U.N. says over 100 ex-Afghan forces and officials have been killed since Taliban takeover
The United Nations has received “credible allegations” that more than 100 former members of the Afghan government, its security forces and those who worked with international troops have been killed since the Taliban took over the country Aug. 15, Secretary-General Antonio Guterres says.
In a report obtained Sunday by The Associated Press, Guterres said “more than two-thirds” of the victims were alleged to result from extrajudicial killings by the Taliban or its affiliates, despite the Taliban’s announcement of “general amnesties” for those affiliated with the former government and U.S.-led coalition forces.
The U.N. political mission in Afghanistan also received “credible allegations of extrajudicial killings of at least 50 individuals suspected of affiliation with ISIL-KP,” the Islamic State extremist group operating in Afghanistan, Guterres said in the report to U.N. Security Council.
He added that despite Taliban assurances, the U.N. political mission has also received credible allegations “of enforced disappearances and other violations impacting the right to life and physical integrity” of former government and coalition members.
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Guterres said human rights defenders and media workers also continue “to come under attack, intimidation, harassment, arbitrary arrest, ill-treatment and killings.”
Eight civil society activists were killed, including three by the Taliban and three by Islamic State extremists, and 10 were subjected to temporary arrests, beatings and threats by the Taliban, he said. Two journalists were killed — one by Islamic State — and two were injured by unknown armed men.
The secretary-general said the U.N. missions documented 44 cases of temporary arrests, beatings and threats of intimidation, 42 of them by the Taliban.
The Taliban overran most of Afghanistan as U.S. and NATO forces were in the final stages of their chaotic withdrawal from the country after 20 years. They entered Kabul on Aug. 15 without any resistance from the Afghan army or the country’s president, Ashraf Ghani, who fled.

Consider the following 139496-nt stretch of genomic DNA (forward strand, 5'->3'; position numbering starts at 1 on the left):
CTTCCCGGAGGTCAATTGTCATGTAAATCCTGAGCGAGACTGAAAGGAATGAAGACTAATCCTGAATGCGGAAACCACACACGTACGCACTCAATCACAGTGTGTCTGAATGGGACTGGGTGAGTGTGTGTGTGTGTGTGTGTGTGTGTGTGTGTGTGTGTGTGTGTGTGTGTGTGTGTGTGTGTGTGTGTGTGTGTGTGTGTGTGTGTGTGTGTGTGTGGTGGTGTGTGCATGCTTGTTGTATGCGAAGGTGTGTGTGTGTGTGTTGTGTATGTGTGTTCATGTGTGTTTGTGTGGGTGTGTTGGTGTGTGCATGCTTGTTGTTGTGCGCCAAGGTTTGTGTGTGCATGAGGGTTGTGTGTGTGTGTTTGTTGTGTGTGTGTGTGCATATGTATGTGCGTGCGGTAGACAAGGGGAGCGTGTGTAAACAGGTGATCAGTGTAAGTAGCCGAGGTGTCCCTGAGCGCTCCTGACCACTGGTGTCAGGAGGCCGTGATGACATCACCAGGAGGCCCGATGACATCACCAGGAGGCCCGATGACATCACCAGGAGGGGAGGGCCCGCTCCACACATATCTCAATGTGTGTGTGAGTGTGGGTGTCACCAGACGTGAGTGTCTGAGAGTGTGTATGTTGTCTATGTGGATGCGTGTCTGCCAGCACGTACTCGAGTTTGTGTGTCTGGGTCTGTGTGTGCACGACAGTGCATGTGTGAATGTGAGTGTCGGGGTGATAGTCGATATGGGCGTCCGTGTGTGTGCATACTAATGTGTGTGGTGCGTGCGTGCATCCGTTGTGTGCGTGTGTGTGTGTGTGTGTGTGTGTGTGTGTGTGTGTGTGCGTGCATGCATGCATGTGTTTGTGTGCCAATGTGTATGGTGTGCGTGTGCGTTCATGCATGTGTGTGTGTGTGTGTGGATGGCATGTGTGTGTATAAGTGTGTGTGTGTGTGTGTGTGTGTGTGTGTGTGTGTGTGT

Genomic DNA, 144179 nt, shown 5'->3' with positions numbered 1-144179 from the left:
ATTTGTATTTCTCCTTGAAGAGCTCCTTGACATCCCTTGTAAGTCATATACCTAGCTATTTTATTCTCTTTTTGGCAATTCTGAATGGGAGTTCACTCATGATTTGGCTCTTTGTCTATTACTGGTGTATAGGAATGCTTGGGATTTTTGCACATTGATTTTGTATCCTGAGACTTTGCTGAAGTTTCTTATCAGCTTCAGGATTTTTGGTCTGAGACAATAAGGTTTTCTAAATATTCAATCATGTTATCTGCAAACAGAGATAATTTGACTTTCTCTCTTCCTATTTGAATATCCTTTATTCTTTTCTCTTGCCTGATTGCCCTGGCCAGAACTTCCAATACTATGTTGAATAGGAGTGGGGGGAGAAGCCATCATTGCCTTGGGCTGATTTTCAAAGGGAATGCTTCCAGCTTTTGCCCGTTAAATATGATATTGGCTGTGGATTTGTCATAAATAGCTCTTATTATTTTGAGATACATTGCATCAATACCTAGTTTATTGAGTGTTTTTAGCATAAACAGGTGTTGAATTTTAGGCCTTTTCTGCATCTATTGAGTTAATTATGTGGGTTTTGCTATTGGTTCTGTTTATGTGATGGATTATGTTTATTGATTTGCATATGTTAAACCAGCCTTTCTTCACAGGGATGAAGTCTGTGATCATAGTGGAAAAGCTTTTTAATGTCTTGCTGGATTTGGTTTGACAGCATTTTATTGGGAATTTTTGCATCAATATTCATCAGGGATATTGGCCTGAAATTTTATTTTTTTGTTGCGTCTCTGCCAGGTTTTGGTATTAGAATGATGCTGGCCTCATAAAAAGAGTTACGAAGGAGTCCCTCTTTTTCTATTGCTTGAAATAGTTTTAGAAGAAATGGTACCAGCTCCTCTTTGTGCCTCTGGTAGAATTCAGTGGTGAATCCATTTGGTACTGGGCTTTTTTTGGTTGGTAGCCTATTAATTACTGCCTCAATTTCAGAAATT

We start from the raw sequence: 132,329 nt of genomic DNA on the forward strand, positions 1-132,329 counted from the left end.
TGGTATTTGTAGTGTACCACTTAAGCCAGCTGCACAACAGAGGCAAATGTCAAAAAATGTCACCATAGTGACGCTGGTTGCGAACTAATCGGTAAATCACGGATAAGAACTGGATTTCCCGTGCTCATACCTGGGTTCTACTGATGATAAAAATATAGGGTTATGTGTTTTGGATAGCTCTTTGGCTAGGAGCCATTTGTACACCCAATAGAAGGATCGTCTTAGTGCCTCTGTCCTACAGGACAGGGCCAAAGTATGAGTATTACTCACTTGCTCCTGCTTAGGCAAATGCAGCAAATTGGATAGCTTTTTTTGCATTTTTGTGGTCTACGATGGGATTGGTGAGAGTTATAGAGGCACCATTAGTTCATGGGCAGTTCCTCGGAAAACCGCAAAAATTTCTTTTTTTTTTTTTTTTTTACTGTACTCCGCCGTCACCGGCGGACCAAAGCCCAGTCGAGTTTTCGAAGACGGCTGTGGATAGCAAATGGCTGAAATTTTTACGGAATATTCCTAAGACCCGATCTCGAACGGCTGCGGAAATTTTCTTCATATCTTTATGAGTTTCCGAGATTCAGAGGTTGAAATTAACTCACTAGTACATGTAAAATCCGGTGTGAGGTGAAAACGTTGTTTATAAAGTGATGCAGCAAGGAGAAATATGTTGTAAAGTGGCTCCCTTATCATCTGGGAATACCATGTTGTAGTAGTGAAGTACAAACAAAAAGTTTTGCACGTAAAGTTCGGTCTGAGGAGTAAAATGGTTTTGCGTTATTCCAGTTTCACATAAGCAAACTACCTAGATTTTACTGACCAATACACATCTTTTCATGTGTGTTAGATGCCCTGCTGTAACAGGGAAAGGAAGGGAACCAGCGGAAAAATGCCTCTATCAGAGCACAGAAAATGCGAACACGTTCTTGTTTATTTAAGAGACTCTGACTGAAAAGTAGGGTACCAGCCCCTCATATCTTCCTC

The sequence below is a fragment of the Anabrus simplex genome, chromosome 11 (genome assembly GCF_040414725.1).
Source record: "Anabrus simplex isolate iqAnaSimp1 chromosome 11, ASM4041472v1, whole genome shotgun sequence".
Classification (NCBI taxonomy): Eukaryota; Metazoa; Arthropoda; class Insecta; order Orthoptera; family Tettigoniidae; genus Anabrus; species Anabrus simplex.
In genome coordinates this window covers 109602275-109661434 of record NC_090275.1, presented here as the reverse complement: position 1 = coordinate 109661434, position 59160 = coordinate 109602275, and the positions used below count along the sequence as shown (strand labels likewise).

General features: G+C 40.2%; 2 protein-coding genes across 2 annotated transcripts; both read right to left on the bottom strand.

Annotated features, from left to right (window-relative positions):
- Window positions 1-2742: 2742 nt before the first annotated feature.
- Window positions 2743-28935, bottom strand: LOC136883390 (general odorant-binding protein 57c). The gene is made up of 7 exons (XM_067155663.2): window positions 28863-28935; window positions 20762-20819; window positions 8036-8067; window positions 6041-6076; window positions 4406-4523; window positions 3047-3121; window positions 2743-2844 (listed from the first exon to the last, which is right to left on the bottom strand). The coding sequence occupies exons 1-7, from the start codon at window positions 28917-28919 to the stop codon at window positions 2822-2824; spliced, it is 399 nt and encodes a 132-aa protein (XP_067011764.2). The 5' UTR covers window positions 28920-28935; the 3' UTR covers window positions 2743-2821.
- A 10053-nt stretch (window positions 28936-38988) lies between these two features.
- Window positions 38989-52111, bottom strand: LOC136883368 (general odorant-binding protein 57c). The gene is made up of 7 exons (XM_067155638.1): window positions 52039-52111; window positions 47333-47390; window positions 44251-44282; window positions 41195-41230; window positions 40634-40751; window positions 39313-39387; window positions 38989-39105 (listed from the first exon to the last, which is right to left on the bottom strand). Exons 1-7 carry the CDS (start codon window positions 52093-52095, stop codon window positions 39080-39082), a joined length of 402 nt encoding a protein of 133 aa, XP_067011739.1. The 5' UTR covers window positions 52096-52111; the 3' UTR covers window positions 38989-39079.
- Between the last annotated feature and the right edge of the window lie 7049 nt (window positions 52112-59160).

The Taliban initially promised a general amnesty for those linked to the former government and international forces, and tolerance and inclusiveness toward women and ethnic minorities. However, the Taliban has renewed restrictions on women and appointed an all-male government, which have met with dismay by the international community.
Afghanistan’s aid-dependent economy was already stumbling when the Taliban seized power, and the international community froze Afghanistan’s assets abroad and halted economic support, recalling the Taliban’s reputation for brutality during its 1996-2001 rule and refusal to educate girls and allow women to work.
Guterres said: “The situation in Afghanistan remains precarious and uncertain six months after the Taliban takeover as the multiple political, socio-economic and humanitarian shocks reverberate across the country.”
He said Afghanistan today faces multiple crises: a growing humanitarian emergency, a massive economic contraction, the crippling of its banking and financial systems, the worst drought in 27 years, and the Taliban’s failure to form an inclusive government and restore the rights of girls to education and women to work.
“An estimated 22.8 million people are projected to be in crisis and emergency levels of food insecurity until March 2022,” the U.N. chief said. “Almost 9 million of these will be at emergency levels of food insecurity — the highest number in the world. Half of all children under five are facing acute malnutrition.”
On a positive note, Guterres reported “a significant decline” in the overall number of conflict-related security incidents as well as civilian casualties since the Taliban takeover. The U.N. recorded 985 security-related incidents between Aug. 19 and Dec. 31, a 91% decrease compared withthe same period in 2020, he said.
The eastern, central, southern and western regions accounted for 75% of all recorded incidents, he said, with Nangarhar, Kabul, Kunar and Kandahar ranking as the most conflict-affected provinces.
Despite the reduction in violence, Guterres said the Taliban faces several challenges, including rising attacks against its members.
“Some are attributed to the National Resistance Front comprising some Afghan opposition figures, and those associated with the former government,” he said. “These groups have been primarily operating in Panjshir Province and Baghlan’s Andarab District but have not made significant territorial inroads” though “armed clashes are regularly documented, along with forced displacement and communication outages.”
Guterres said intra-Taliban tensions along ethnic lines and competition over jobs have also resulted in violence, pointing to armed clashes on Nov. 4 between between Taliban forces in Bamyan city.
In the report, the secretary-general proposed priorities for the U.N. political mission in the current environment, urged international support to prevent widespread hunger and the country’s economic collapse, and urged the Taliban to guarantee women’s rights and human rights.
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